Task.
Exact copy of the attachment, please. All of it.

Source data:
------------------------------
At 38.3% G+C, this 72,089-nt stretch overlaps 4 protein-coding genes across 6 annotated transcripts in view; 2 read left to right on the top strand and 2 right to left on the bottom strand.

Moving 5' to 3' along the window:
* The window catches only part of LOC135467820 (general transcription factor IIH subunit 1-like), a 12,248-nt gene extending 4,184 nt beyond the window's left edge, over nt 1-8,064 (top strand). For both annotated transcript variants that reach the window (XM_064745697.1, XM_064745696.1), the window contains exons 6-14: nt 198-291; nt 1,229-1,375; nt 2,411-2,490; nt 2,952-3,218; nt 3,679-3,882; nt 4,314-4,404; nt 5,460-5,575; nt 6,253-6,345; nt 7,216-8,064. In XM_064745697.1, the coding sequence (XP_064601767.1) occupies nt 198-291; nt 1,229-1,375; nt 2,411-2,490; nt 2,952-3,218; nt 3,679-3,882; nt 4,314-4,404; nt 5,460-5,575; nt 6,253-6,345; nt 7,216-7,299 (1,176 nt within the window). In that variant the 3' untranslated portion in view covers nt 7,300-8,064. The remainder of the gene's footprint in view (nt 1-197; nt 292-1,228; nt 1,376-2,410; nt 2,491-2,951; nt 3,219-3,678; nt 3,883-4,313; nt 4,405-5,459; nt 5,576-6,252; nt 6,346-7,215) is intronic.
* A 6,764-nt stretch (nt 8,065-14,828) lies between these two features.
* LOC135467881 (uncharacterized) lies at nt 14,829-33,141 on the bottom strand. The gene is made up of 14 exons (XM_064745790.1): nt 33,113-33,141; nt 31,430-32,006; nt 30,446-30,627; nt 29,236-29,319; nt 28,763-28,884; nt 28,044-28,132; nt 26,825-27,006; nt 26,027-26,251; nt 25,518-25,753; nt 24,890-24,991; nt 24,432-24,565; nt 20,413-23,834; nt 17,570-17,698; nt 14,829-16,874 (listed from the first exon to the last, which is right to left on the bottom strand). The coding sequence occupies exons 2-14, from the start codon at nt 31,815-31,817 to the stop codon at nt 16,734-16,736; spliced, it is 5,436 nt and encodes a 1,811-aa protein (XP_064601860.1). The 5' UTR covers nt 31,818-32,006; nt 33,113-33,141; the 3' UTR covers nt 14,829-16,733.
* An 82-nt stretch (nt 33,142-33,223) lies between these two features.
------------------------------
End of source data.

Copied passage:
At 38.3% G+C, this 72,089-nt stretch overlaps 4 protein-coding genes across 6 annotated transcripts in view; 2 read left to right on the top strand and 2 right to left on the bottom strand.

Moving 5' to 3' along the window:
* The window catches only part of LOC135467820 (general transcription factor IIH subunit 1-like), a 12,248-nt gene extending 4,184 nt beyond the window's left edge, over nt 1-8,064 (top strand). For both annotated transcript variants that reach the window (XM_064745697.1, XM_064745696.1), the window contains exons 6-14: nt 198-291; nt 1,229-1,375; nt 2,411-2,490; nt 2,952-3,218; nt 3,679-3,882; nt 4,314-4,404; nt 5,460-5,575; nt 6,253-6,345; nt 7,216-8,064. In XM_064745697.1, the coding sequence (XP_064601767.1) occupies nt 198-291; nt 1,229-1,375; nt 2,411-2,490; nt 2,952-3,218; nt 3,679-3,882; nt 4,314-4,404; nt 5,460-5,575; nt 6,253-6,345; nt 7,216-7,299 (1,176 nt within the window). In that variant the 3' untranslated portion in view covers nt 7,300-8,064. The remainder of the gene's footprint in view (nt 1-197; nt 292-1,228; nt 1,376-2,410; nt 2,491-2,951; nt 3,219-3,678; nt 3,883-4,313; nt 4,405-5,459; nt 5,576-6,252; nt 6,346-7,215) is intronic.
* A 6,764-nt stretch (nt 8,065-14,828) lies between these two features.
* LOC135467881 (uncharacterized) lies at nt 14,829-33,141 on the bottom strand. The gene is made up of 14 exons (XM_064745790.1): nt 33,113-33,141; nt 31,430-32,006; nt 30,446-30,627; nt 29,236-29,319; nt 28,763-28,884; nt 28,044-28,132; nt 26,825-27,006; nt 26,027-26,251; nt 25,518-25,753; nt 24,890-24,991; nt 24,432-24,565; nt 20,413-23,834; nt 17,570-17,698; nt 14,829-16,874 (listed from the first exon to the last, which is right to left on the bottom strand). The coding sequence occupies exons 2-14, from the start codon at nt 31,815-31,817 to the stop codon at nt 16,734-16,736; spliced, it is 5,436 nt and encodes a 1,811-aa protein (XP_064601860.1). The 5' UTR covers nt 31,818-32,006; nt 33,113-33,141; the 3' UTR covers nt 14,829-16,733.
* An 82-nt stretch (nt 33,142-33,223) lies between these two features.